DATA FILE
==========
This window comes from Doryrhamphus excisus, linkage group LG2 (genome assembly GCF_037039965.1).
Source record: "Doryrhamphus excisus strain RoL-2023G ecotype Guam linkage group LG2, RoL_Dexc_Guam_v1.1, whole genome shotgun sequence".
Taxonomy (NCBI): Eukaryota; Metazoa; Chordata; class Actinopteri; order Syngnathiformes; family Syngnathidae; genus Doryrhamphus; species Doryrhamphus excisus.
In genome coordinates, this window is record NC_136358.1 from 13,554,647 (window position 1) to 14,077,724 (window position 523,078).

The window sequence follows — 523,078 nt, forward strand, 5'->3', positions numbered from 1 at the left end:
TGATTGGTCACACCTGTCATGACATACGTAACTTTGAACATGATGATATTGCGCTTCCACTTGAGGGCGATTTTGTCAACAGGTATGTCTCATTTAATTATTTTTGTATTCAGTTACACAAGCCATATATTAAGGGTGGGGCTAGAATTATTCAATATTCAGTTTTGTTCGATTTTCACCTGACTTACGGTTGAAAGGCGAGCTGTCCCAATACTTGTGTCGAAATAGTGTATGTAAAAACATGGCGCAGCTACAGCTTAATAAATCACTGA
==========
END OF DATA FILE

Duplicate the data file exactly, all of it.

This window comes from Doryrhamphus excisus, linkage group LG2 (genome assembly GCF_037039965.1).
Source record: "Doryrhamphus excisus strain RoL-2023G ecotype Guam linkage group LG2, RoL_Dexc_Guam_v1.1, whole genome shotgun sequence".
Taxonomy (NCBI): Eukaryota; Metazoa; Chordata; class Actinopteri; order Syngnathiformes; family Syngnathidae; genus Doryrhamphus; species Doryrhamphus excisus.
In genome coordinates, this window is record NC_136358.1 from 13,554,647 (window position 1) to 14,077,724 (window position 523,078).

The window sequence follows — 523,078 nt, forward strand, 5'->3', positions numbered from 1 at the left end:
TGATTGGTCACACCTGTCATGACATACGTAACTTTGAACATGATGATATTGCGCTTCCACTTGAGGGCGATTTTGTCAACAGGTATGTCTCATTTAATTATTTTTGTATTCAGTTACACAAGCCATATATTAAGGGTGGGGCTAGAATTATTCAATATTCAGTTTTGTTCGATTTTCACCTGACTTACGGTTGAAAGGCGAGCTGTCCCAATACTTGTGTCGAAATAGTGTATGTAAAAACATGGCGCAGCTACAGCTTAATAAATCACTGA